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Five Little Known Sneaker Brands

We all know Nike and Adidas, but have you heard about Cobra or Kinney NBA sneakers? Get to know the history of five less-known, collectible vintage sneaker brands.

  • Mike at The Deffest

  • Apr 25, 2023

Vintage sneakers and collecting have been a trend for a while now, with many people wanting to rock a pair of classic vintage kicks or hang onto them as relics of a bygone era. Somewhere lost in the dominance of ubiquitous brands like Nike and Adidas over the last couple of decades has been a history that most people are unaware of.

The Running Boom era of the 70s and early 80s spawned an entire cottage industry of small upstart sneaker brands, many of which have receded in the spotlight or have gone out of business in the decades since. What was once a crowded field has been pared down to two leading brands. That’s why we’ve put together this list of five lesser-known vintage sneaker brands that you should know about.

Bob Wolf “Super Pro”

Long before the recent Adidas vs Thom Browne battle over stripes, 4 stripe shoes caught a bad rap in the later 70s and 80s due to the explosion in brands using this Adidas-plus-one striped logo. There wasn’t a lot of quality control for most of these brands, however, Bob Wolf brand was one of the few brands donning 4 stripes that was legitimately trying to enter into the footwear market with true athletic sport shoes and running products. At different times the brand was headquartered out of both Huntington Beach and Garden Grove, California. The history of ownership is a little murky, but Bob Wolf brand was active between around 1977–1980 based on vintage catalogs and advertisements. Bob Wolf wasn’t built to last, but these vintage ‘Super Pro’ sneakers are a very cool example from a mostly unknown brand of this era.


Brooks is an American shoe company that was founded in 1914. While the company is still around and well known today in running circles, they also have a range of great vintage sneakers that are worth checking out. The brand’s classic 70s styles such as the Vanguard, Villanova and Hugger GT have remained popular over the years, with many sneaker enthusiasts seeking out vintage pairs.


Made in Brazil Cobra was owned by a Brazilian conglomerate called Cobec who put out a few great runners in the late 70s. Cobra also made cleats and had sponsorship deals with famous athletes of the time, including Willis Reed of the New York Knicks and Tom Seaver of the Mets. Unfortunately, the brand did not last long, and these vintage deadstock running shoes by Cobra are ultra-rare and very hard to find.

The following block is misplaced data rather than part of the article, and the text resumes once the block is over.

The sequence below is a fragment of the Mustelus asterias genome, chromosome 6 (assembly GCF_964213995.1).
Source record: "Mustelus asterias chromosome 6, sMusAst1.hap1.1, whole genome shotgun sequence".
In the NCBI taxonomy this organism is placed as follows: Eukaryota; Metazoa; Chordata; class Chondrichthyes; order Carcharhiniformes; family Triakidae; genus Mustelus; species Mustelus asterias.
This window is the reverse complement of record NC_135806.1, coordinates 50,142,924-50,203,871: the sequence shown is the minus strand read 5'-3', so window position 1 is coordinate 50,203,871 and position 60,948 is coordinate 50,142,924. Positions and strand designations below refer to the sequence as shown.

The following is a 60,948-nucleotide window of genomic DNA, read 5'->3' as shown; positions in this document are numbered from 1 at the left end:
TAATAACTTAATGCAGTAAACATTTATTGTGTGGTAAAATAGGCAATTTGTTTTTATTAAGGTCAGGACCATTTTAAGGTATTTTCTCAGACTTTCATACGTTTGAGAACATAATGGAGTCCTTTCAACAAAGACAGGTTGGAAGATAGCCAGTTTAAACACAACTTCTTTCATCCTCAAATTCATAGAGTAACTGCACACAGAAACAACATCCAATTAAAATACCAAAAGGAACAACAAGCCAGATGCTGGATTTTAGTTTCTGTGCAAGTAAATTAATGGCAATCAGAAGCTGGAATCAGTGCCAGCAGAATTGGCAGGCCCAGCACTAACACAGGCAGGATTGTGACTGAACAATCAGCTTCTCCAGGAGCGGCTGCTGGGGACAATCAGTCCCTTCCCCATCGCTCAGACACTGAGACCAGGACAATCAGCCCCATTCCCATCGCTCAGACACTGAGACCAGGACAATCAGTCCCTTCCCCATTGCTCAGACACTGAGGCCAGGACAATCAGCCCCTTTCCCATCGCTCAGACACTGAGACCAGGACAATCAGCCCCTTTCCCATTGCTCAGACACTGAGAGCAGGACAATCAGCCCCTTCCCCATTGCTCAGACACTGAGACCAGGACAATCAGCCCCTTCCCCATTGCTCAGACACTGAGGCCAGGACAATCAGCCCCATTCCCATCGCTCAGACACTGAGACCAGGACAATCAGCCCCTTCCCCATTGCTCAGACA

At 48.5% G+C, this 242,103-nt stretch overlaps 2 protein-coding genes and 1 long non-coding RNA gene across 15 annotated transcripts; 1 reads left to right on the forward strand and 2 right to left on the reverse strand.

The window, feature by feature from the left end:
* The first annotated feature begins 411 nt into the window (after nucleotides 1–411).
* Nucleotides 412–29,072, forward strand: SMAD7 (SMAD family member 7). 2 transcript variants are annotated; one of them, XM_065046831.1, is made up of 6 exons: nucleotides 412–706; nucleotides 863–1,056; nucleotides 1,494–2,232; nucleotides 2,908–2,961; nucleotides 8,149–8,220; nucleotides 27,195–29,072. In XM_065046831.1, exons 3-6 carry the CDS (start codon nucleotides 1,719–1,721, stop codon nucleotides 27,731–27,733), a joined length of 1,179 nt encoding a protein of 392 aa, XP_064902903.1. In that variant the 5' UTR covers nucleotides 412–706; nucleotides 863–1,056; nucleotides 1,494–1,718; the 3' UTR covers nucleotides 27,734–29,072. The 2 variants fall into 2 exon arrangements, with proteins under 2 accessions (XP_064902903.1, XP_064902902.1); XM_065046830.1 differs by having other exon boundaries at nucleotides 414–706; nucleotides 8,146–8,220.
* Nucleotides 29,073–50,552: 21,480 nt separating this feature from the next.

Jox by Thom McAn

Thom McAn was a mall-based shoe store of a kind that doesn’t really exist anymore. According to the Bata Shoe Museum in the late 70s Jox was the second largest shoe brand by sales in America. Thom McAn eventually fell on hard times and went into a decline in sales and popularity in the 80s. The reason that is cited for their decline was their reliance on their own in-house shoe brands rather than well-advertised brands in a shifting market. The increasing popularity of athletic shoes, particularly those of Nike, further hurt the sales of McAn’s more conservatively priced shoes. By the early 1990s, the chain began to completely fade and eventually morphed into Footaction which was then later acquired by Foot Locker. One last note on these Jox sneakers and logo is that it seems to have been styled closely along the lines of Asics Tiger stripes logo. 

Kinney NBA

Saving the best for last and donning their infamous upside-down swoosh logo, these rare Kinney NBA branded sneakers have reached something of a cult classic status in the vintage sneaker community. Kinney NBA was the in-house brand of another chain called Kinney Shoe Stores in the 70s. Like the Jox branded sneakers above, Kinney Shoe stores were mall-based stores that sold their own private labeled sneakers as well as other kinds of footwear, like work shoes and more. Kinney was a sub-brand of the now defunct Woolworth chain of department stores and their modern-day claim to fame is that Kinney was the parent company that founded Foot Locker.

As with the Bob Wolf brand, the history of this line of Kinney Shoe Stores NBA branded shoes is a little murky, but it should be noted that during this time, Kinney and Nike were known to have worked together. Phil Knight, the founder of Nike, described Kinney as one of Nike’s biggest retailers in his book ‘Shoe Dog.’ This blue and yellow pair of Kinney NBA sneakers is a similar style to the Nike ‘Intrepid’ vintage running shoes and there are several other pairs that are like Nike models. We can’t say for sure who made these sneakers but another pair that we’ve written about on the blog has a striking resemblance to the vintage Nike Le Village model of sneakers of the same time. 

Since 2018 The Deffest vintage sneaker blog has been a website shining a light on many of the rare and obscure vintage sneaker brands of the 1970s and 80s. While many of the brands from that time have been pushed to the margins, or completely gone away, there are still a lot of very cool one-of-a-kind vintage sneakers out there. The Deffest has recently opened two vintage shops, and, featuring some of the shoes in this article.